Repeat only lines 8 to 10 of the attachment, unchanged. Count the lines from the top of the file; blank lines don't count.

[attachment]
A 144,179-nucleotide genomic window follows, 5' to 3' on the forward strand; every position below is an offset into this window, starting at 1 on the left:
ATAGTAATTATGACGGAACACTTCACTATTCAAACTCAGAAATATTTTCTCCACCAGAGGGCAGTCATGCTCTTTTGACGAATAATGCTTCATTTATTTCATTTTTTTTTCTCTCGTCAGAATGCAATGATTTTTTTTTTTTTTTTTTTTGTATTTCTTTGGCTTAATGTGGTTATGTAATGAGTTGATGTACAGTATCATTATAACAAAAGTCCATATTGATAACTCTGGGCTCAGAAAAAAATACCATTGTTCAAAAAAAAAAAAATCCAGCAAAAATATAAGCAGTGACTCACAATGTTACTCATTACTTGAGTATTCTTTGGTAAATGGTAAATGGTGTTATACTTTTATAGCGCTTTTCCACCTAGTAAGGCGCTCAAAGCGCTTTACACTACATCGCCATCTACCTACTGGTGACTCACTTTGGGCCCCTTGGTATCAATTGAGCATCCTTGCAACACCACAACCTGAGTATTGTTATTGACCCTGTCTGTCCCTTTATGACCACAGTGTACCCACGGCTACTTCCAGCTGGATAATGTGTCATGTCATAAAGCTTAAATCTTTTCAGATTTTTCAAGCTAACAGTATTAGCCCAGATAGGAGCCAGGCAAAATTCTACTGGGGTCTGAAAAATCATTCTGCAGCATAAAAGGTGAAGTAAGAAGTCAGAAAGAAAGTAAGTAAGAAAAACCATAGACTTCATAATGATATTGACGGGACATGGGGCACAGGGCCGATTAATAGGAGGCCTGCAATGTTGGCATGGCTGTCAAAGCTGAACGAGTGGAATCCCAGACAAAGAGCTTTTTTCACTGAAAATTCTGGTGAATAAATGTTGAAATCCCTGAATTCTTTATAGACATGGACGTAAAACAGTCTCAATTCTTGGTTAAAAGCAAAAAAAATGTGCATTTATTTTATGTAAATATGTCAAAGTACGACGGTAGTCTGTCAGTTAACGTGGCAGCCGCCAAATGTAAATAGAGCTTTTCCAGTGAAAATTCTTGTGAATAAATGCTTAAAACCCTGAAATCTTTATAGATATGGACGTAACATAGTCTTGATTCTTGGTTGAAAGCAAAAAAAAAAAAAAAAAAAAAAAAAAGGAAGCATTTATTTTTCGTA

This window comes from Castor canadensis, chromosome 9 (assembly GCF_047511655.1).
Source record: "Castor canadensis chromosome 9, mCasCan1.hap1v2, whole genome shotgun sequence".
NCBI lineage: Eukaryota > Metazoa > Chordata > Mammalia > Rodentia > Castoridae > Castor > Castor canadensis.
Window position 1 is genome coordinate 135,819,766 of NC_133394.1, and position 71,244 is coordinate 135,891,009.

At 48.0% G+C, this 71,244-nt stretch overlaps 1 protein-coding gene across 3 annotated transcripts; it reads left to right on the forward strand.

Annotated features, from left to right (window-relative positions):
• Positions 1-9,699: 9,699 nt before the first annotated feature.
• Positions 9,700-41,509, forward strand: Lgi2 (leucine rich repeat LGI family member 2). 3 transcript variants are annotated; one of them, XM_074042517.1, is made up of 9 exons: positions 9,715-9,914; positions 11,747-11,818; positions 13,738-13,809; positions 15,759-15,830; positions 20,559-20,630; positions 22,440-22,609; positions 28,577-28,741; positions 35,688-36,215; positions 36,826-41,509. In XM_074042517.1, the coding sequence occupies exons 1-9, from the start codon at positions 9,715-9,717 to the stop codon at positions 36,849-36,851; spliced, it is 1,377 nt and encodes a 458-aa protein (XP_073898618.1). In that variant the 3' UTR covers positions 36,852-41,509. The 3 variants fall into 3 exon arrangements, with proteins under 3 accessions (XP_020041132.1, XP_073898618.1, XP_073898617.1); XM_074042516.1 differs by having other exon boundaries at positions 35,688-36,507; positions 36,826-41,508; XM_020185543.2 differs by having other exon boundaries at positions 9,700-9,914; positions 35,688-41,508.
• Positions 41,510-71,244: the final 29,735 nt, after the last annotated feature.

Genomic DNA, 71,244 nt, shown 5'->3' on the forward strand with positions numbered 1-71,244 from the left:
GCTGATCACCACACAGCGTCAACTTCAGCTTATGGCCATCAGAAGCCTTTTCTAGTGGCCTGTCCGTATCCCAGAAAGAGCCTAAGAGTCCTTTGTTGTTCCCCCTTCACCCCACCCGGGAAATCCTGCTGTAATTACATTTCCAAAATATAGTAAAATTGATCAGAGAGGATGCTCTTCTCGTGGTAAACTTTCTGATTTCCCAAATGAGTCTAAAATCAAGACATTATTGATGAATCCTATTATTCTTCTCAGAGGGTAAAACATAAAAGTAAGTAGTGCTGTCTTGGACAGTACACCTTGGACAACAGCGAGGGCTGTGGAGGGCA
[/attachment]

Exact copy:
Annotated features, from left to right (window-relative positions):
• Positions 1-9,699: 9,699 nt before the first annotated feature.
• Positions 9,700-41,509, forward strand: Lgi2 (leucine rich repeat LGI family member 2). 3 transcript variants are annotated; one of them, XM_074042517.1, is made up of 9 exons: positions 9,715-9,914; positions 11,747-11,818; positions 13,738-13,809; positions 15,759-15,830; positions 20,559-20,630; positions 22,440-22,609; positions 28,577-28,741; positions 35,688-36,215; positions 36,826-41,509. In XM_074042517.1, the coding sequence occupies exons 1-9, from the start codon at positions 9,715-9,717 to the stop codon at positions 36,849-36,851; spliced, it is 1,377 nt and encodes a 458-aa protein (XP_073898618.1). In that variant the 3' UTR covers positions 36,852-41,509. The 3 variants fall into 3 exon arrangements, with proteins under 3 accessions (XP_020041132.1, XP_073898618.1, XP_073898617.1); XM_074042516.1 differs by having other exon boundaries at positions 35,688-36,507; positions 36,826-41,508; XM_020185543.2 differs by having other exon boundaries at positions 9,700-9,914; positions 35,688-41,508.